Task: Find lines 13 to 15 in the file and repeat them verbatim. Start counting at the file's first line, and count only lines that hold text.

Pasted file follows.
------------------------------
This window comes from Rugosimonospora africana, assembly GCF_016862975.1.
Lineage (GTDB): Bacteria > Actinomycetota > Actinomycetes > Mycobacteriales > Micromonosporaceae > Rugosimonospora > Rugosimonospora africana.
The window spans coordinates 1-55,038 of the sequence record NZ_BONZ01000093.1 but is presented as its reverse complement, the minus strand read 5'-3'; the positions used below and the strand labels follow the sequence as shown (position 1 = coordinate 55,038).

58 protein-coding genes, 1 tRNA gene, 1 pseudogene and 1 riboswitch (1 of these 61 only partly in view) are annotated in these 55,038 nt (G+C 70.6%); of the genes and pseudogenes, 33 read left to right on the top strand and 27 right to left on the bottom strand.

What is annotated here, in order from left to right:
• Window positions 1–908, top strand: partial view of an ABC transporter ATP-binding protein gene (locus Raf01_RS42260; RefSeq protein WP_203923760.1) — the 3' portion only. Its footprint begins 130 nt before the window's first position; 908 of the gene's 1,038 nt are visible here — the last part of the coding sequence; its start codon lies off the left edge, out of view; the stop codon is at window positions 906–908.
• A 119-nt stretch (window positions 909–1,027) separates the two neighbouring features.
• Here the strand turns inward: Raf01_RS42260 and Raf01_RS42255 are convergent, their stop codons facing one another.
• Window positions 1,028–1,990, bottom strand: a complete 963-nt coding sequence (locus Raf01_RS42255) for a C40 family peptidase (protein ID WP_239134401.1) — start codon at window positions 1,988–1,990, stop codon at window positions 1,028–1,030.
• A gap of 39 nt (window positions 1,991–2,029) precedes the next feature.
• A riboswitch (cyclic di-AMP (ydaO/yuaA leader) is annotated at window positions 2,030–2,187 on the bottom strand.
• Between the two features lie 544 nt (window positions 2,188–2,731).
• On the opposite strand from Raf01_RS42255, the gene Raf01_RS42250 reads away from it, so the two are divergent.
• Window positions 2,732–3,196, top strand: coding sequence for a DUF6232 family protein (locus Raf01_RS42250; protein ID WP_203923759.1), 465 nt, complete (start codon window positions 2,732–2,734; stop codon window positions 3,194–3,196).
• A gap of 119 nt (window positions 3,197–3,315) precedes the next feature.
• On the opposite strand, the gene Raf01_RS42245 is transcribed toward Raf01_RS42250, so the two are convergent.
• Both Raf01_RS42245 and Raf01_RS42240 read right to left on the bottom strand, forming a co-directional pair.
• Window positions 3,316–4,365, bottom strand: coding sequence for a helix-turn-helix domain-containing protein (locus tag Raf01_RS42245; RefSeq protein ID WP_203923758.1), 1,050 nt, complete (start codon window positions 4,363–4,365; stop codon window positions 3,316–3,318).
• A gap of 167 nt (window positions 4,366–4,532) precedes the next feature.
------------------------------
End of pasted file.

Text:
• On the opposite strand from Raf01_RS42255, the gene Raf01_RS42250 reads away from it, so the two are divergent.
• Window positions 2,732–3,196, top strand: coding sequence for a DUF6232 family protein (locus Raf01_RS42250; protein ID WP_203923759.1), 465 nt, complete (start codon window positions 2,732–2,734; stop codon window positions 3,194–3,196).
• A gap of 119 nt (window positions 3,197–3,315) precedes the next feature.